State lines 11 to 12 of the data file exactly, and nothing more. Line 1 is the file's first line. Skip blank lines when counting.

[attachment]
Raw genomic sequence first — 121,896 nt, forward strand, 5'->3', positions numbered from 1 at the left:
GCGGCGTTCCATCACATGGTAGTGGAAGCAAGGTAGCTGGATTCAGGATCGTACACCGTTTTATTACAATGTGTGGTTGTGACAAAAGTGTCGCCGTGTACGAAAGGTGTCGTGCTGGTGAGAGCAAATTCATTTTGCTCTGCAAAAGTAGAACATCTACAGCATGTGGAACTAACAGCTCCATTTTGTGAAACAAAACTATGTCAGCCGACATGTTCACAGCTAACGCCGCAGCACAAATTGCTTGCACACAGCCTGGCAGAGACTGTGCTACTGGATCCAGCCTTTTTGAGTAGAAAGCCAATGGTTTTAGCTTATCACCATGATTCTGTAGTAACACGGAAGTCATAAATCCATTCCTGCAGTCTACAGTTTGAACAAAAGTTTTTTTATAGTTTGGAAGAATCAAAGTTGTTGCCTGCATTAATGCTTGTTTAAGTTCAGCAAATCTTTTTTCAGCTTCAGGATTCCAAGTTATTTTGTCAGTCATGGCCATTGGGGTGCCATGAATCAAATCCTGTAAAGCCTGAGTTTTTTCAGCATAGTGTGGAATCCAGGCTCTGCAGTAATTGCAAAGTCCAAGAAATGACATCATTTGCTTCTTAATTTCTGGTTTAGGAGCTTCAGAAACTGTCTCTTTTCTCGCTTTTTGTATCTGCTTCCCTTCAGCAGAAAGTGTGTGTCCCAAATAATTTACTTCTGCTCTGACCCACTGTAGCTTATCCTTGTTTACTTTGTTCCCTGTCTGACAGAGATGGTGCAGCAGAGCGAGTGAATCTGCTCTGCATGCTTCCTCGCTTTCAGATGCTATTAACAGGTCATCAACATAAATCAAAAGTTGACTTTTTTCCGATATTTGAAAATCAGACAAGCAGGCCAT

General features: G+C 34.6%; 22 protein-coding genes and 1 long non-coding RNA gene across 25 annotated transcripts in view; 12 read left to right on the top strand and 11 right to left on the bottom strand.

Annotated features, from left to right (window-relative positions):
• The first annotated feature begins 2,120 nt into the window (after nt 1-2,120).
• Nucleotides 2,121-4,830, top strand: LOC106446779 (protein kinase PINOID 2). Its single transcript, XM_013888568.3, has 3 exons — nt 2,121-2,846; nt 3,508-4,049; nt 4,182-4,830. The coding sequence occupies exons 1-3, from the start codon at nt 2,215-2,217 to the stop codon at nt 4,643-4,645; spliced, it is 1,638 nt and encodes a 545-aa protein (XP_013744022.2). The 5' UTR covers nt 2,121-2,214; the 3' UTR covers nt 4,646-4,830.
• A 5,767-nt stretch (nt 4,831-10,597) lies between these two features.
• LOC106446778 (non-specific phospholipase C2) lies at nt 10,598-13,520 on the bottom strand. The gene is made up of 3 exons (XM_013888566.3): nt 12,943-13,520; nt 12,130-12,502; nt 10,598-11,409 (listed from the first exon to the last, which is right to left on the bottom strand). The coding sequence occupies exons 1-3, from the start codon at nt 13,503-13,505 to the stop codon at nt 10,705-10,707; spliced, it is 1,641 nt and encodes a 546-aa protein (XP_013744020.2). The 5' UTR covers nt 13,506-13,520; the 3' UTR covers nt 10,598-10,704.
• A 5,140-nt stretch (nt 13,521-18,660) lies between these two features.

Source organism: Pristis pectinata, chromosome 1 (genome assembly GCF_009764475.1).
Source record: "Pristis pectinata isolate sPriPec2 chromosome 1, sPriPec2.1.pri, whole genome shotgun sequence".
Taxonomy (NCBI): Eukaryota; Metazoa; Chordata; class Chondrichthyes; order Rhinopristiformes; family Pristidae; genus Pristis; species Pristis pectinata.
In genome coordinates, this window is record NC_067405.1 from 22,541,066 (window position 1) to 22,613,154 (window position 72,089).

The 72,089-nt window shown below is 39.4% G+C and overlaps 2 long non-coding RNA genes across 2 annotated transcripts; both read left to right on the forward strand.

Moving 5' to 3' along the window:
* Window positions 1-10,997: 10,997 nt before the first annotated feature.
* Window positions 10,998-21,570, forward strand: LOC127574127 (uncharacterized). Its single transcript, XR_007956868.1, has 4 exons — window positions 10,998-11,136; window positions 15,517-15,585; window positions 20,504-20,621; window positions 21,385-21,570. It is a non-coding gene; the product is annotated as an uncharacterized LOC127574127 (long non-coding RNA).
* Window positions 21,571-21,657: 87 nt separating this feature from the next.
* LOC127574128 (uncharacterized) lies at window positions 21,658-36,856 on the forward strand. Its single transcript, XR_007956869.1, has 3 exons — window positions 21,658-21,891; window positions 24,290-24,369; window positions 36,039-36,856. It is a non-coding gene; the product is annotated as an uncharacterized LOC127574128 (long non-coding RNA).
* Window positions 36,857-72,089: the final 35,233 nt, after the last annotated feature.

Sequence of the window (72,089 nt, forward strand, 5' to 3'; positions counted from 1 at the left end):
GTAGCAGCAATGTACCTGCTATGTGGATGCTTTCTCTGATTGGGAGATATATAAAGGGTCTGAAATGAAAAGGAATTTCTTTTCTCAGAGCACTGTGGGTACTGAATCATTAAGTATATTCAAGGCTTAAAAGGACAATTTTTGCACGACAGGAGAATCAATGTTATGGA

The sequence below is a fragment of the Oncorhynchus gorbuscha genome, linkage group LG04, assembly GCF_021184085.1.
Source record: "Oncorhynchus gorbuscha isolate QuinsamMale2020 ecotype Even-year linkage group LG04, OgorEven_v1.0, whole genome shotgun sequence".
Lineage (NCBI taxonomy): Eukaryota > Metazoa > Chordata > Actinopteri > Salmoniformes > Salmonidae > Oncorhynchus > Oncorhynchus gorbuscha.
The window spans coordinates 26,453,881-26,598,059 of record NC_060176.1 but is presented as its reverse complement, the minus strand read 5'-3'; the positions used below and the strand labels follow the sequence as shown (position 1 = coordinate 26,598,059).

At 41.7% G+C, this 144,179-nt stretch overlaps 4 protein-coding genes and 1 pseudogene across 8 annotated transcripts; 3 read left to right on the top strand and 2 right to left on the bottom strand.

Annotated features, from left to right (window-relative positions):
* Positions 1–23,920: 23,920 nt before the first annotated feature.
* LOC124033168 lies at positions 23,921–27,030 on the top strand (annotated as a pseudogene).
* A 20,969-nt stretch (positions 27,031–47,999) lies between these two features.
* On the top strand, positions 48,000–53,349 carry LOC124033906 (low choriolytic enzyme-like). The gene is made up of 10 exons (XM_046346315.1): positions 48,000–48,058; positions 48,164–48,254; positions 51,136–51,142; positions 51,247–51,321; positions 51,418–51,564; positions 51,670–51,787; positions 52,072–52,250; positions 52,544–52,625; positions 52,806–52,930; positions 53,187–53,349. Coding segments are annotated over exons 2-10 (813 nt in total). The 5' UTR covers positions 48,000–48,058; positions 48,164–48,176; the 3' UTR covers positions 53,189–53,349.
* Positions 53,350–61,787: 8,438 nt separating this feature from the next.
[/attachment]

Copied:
Source record: "Pristis pectinata isolate sPriPec2 chromosome 1, sPriPec2.1.pri, whole genome shotgun sequence".
Taxonomy (NCBI): Eukaryota; Metazoa; Chordata; class Chondrichthyes; order Rhinopristiformes; family Pristidae; genus Pristis; species Pristis pectinata.